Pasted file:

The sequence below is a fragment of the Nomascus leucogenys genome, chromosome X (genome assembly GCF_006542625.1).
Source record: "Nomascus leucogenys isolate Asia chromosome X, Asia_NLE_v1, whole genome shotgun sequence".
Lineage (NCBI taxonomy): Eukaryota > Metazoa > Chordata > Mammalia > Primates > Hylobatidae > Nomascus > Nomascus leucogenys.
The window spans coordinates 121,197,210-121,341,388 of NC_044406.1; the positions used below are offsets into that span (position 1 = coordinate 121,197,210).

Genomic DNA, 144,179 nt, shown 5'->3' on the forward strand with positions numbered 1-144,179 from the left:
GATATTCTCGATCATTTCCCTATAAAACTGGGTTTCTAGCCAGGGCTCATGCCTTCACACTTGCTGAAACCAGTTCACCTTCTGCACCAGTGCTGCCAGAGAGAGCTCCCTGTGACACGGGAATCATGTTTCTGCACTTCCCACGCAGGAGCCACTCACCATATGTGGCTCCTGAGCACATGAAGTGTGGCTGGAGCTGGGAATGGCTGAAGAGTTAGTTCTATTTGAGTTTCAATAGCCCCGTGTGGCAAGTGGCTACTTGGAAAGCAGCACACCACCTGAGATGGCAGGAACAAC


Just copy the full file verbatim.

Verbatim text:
The sequence below is a fragment of the Nomascus leucogenys genome, chromosome X (genome assembly GCF_006542625.1).
Source record: "Nomascus leucogenys isolate Asia chromosome X, Asia_NLE_v1, whole genome shotgun sequence".
Lineage (NCBI taxonomy): Eukaryota > Metazoa > Chordata > Mammalia > Primates > Hylobatidae > Nomascus > Nomascus leucogenys.
The window spans coordinates 121,197,210-121,341,388 of NC_044406.1; the positions used below are offsets into that span (position 1 = coordinate 121,197,210).

Genomic DNA, 144,179 nt, shown 5'->3' on the forward strand with positions numbered 1-144,179 from the left:
GATATTCTCGATCATTTCCCTATAAAACTGGGTTTCTAGCCAGGGCTCATGCCTTCACACTTGCTGAAACCAGTTCACCTTCTGCACCAGTGCTGCCAGAGAGAGCTCCCTGTGACACGGGAATCATGTTTCTGCACTTCCCACGCAGGAGCCACTCACCATATGTGGCTCCTGAGCACATGAAGTGTGGCTGGAGCTGGGAATGGCTGAAGAGTTAGTTCTATTTGAGTTTCAATAGCCCCGTGTGGCAAGTGGCTACTTGGAAAGCAGCACACCACCTGAGATGGCAGGAACAAC